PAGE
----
Best Types

With the large number of different kinds of silver bullion that are for sale in today’s world, someone new to the precious metals scene may be confused or daunted by the sheer volume of choices available. Even a veteran of the market may experience a moment of doubt when confronted by the seemingly endless cornucopia of sizes, shapes, special features, weights, and other ways that governments try to make their product stand out from the crowd and win your purchase.

The first thing to remember when you are buying silver is that the metal itself is all equal, regardless of where it originates. 99.9% pure silver, or silver of .999 fineness, is used universally by all the nations of the world when minting their bullion coins.

Wanting to compete successfully against governments, private companies and banks which issue rounds and silver bars also make use of 99.9% pure silver. Therefore, whether your coin is minted in Perth or Paris, Vienna or Shanghai, the metal in it will have the same intrinsic worth – the current spot value of silver for that specific weight.

The one exception to this is Canada, whose mint refines the silver with fanatical diligence until it is 99.99% pure, with a .9999 fineness. This means that their silver coins are purer than other coins by 0.09% – a slight trace, but possibly significant when you are purchasing in very large quantities.

However, the premium over spot which some coins but not others can command alters the equation considerably. Coins are worth not just the intrinsic price of their metal, any more than a book is worth no more than the total cost of the paper in its pages, regardless of other factors. Although the spot value and price of a coin are often fairly close, especially if the coin was recently struck and/or is very common, some coins are highly collectible and are worth large amounts of money.

Proofs are a good example of the type of silver which possesses a very high premium over spot even shortly after being issued. These coins are highly valued for their rarity, their double striking (which renders the impressions on them exceptionally clear), and the special finishes which are placed on them, including such effects as deep cameo, mirror, deep mirror, and frosting.

Although the numerous types of silver appear confusing at first glance, there are actually some types which are better than others, depending on what purpose you are buying them for. The nature of the buyer determines which type of silver is most desirable from their perspective, so if you arm yourself with a clear knowledge of what role you occupy in the silver market, you can focus on the type of silver that is best suited to your purposes. You can always diversify your portfolio later by purchasing smaller amounts of the other types once you have more knowledge and experience.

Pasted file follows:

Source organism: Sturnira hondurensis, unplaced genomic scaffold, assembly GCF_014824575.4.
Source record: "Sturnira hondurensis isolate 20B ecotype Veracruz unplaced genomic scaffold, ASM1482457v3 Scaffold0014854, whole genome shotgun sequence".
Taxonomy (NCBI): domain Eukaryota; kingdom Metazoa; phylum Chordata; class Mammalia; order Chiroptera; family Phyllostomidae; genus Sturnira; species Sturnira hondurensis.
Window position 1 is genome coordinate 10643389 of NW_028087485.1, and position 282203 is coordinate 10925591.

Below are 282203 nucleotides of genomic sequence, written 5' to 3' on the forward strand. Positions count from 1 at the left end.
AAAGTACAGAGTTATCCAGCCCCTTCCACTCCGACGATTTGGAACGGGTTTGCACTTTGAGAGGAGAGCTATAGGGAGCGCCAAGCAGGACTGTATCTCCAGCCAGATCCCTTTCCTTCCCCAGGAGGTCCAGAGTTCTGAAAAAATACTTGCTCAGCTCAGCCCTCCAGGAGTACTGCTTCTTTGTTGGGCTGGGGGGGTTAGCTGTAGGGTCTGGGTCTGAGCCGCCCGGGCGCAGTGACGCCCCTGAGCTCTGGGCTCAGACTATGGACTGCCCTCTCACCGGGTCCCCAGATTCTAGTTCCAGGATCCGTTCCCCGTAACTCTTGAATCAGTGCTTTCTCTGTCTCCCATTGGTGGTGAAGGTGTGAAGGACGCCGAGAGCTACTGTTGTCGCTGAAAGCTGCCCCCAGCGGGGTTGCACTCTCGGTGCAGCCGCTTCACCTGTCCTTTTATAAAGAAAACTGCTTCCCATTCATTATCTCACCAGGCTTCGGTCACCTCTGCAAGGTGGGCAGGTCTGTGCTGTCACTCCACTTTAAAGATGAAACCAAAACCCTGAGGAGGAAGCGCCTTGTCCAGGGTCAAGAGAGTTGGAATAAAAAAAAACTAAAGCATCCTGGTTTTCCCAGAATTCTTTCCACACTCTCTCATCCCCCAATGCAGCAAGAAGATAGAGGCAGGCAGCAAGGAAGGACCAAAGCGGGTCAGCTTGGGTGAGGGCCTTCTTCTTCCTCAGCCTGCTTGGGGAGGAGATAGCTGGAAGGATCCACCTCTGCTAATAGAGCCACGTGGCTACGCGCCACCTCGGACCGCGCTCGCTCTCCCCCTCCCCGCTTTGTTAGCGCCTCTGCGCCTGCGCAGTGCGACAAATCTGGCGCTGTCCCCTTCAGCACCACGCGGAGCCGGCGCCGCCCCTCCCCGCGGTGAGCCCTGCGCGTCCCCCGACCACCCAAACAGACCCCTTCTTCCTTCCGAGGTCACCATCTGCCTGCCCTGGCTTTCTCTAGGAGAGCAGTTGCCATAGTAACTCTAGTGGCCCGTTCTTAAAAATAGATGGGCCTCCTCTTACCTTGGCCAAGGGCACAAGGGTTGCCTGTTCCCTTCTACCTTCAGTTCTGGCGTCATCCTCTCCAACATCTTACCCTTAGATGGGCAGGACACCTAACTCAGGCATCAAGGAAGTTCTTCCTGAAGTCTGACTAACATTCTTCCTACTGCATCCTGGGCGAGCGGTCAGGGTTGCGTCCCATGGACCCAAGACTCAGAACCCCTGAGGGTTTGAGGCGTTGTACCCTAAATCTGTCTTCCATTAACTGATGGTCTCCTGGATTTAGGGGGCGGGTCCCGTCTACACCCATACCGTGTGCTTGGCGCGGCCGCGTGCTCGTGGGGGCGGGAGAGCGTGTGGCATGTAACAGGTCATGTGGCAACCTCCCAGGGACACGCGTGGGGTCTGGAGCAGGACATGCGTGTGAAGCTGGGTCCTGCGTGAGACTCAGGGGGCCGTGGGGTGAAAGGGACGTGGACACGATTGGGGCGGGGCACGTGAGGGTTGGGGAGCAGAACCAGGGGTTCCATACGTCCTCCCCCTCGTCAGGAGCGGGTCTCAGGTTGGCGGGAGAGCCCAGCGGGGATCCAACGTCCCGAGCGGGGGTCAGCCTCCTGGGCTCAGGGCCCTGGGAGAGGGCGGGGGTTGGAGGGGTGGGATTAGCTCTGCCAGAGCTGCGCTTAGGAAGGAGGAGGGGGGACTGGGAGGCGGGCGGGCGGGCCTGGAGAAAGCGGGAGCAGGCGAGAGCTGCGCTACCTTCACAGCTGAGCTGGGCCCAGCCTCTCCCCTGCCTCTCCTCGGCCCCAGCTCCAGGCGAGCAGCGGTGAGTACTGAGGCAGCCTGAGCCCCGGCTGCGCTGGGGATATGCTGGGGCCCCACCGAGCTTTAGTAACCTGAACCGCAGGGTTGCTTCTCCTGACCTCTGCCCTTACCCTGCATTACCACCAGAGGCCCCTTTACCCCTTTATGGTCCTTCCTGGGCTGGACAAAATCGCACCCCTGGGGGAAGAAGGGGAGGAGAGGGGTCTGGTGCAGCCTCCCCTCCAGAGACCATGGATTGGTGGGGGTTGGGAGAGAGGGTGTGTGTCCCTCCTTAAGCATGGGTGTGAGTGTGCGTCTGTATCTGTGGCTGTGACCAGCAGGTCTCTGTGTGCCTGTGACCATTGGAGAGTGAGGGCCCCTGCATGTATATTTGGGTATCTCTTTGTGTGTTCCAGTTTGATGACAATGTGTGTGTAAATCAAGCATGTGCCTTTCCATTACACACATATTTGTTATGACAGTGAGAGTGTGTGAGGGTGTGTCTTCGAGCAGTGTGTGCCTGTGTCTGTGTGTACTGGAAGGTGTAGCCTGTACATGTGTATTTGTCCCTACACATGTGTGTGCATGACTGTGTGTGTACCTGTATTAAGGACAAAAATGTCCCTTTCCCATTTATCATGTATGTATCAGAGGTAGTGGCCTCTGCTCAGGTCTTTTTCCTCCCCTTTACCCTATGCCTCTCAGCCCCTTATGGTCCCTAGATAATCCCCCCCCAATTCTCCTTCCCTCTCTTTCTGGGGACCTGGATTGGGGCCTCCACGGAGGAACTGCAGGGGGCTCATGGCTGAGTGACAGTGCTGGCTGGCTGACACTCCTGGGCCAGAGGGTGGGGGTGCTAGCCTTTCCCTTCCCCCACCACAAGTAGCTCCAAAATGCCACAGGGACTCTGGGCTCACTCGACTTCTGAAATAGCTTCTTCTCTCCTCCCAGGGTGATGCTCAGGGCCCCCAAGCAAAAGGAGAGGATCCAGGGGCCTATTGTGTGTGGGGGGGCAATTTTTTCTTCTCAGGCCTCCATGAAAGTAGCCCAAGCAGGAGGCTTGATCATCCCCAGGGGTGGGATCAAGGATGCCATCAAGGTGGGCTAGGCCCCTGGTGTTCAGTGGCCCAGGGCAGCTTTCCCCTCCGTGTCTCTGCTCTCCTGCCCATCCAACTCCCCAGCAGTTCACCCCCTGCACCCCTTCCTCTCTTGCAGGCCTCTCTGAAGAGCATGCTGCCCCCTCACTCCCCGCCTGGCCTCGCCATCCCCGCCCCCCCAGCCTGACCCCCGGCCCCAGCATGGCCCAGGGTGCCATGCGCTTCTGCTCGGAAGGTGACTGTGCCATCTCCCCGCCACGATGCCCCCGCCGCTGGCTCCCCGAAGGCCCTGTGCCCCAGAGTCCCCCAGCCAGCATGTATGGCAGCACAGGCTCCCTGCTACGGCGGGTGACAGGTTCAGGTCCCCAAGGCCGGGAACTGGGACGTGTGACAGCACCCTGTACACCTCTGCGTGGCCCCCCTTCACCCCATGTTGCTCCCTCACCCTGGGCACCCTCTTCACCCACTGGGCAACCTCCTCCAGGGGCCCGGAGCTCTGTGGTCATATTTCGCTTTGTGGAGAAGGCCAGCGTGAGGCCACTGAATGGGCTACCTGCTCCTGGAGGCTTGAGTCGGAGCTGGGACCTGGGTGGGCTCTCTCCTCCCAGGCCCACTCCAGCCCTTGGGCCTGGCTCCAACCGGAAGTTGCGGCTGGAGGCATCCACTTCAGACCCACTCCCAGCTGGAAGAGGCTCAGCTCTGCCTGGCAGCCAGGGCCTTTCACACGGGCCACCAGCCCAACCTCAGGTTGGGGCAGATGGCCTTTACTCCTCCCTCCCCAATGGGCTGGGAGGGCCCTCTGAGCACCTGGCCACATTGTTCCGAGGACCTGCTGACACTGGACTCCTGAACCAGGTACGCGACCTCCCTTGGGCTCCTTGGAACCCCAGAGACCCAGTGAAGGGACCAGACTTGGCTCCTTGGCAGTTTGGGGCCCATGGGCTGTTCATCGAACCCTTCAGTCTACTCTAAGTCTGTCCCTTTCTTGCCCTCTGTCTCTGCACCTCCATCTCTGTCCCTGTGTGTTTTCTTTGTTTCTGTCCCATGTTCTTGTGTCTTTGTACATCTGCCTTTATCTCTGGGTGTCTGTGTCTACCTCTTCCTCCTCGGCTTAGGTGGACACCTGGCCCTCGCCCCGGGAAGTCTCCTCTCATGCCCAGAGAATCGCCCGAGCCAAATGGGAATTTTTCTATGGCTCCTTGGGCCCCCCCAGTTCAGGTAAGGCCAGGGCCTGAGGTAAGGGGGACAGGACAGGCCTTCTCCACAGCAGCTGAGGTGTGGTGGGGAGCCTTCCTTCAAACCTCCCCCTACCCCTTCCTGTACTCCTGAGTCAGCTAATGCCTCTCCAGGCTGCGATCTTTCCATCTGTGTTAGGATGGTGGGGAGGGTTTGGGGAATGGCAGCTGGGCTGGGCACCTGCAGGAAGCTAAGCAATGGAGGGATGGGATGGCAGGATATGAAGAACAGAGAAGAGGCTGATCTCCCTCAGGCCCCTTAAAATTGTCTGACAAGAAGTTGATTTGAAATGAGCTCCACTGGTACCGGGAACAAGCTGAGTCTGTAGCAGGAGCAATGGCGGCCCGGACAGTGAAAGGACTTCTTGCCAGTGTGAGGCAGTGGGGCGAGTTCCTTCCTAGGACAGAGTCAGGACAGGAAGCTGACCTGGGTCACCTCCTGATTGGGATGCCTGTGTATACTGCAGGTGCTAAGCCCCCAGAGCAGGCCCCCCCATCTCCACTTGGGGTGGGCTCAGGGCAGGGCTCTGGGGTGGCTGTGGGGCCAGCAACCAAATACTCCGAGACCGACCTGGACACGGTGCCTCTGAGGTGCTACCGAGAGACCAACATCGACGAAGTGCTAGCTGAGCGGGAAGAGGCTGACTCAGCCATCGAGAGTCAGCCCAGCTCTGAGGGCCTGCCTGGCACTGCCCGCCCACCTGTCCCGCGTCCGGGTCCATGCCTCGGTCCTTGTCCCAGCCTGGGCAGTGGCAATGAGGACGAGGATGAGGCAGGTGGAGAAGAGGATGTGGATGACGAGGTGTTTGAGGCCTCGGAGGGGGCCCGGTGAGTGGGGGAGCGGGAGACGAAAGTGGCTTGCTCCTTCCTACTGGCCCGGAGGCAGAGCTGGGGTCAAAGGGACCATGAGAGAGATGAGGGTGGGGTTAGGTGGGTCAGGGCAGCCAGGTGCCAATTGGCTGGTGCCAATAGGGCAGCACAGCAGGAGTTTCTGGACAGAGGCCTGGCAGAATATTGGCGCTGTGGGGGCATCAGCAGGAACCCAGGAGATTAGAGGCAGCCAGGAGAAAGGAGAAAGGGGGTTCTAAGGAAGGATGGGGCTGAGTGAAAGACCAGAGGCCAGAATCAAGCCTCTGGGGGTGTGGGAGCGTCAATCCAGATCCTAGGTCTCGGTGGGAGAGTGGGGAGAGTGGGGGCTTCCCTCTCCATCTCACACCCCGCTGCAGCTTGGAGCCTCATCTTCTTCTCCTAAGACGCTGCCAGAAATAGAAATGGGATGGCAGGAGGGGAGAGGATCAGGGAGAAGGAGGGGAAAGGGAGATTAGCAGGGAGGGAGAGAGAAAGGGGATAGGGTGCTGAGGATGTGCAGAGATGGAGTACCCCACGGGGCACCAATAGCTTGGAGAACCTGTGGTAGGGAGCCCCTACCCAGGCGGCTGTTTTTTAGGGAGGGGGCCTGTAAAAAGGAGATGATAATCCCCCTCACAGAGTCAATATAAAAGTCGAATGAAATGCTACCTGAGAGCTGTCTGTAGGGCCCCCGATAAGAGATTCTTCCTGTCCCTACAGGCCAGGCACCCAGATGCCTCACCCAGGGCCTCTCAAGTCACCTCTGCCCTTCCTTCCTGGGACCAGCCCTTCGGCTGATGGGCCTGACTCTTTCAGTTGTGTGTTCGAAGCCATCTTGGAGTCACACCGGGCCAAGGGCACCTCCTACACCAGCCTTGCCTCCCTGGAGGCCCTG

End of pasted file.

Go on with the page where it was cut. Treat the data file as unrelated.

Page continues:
The best silver for investors – those who want to “play the market”, buying and selling the precious metal regularly in order to produce an immediate profit – is that which has, or will soon have, a high premium over spot. Spot value does not appreciate as quickly as premiums for rarity and collectible features, at least in normal times.

If you are an investor who means to work the market for an income, you should familiarize yourself with all of the major coin types, and learn which have a high premium over spot. Special issues of coins, such as proofs, tinted coins, coins with inlaid gems, and other “art” versions of ordinary bullion coins are an excellent place to start. Some coins are highly prized just because they are unusual – for example, the Chinese Silver Fan coins, whose rectangular shape has made them exceedingly popular and driven their premiums up to several times the coin’s spot value, or more.

The object, of course, is to buy low and sell high. You don’t want to buy a coin when its price is already near the peak. Fortunately, popular collectible coins often come in series, allowing you to “get in on the ground floor” with each new release, buying it shortly after minting and then reselling it after the price has risen. Study existing coins for hints as to which coins may become popular in the near future, and invest in these – your demand, however small it is relative to the market, will still help to increase the prices over time.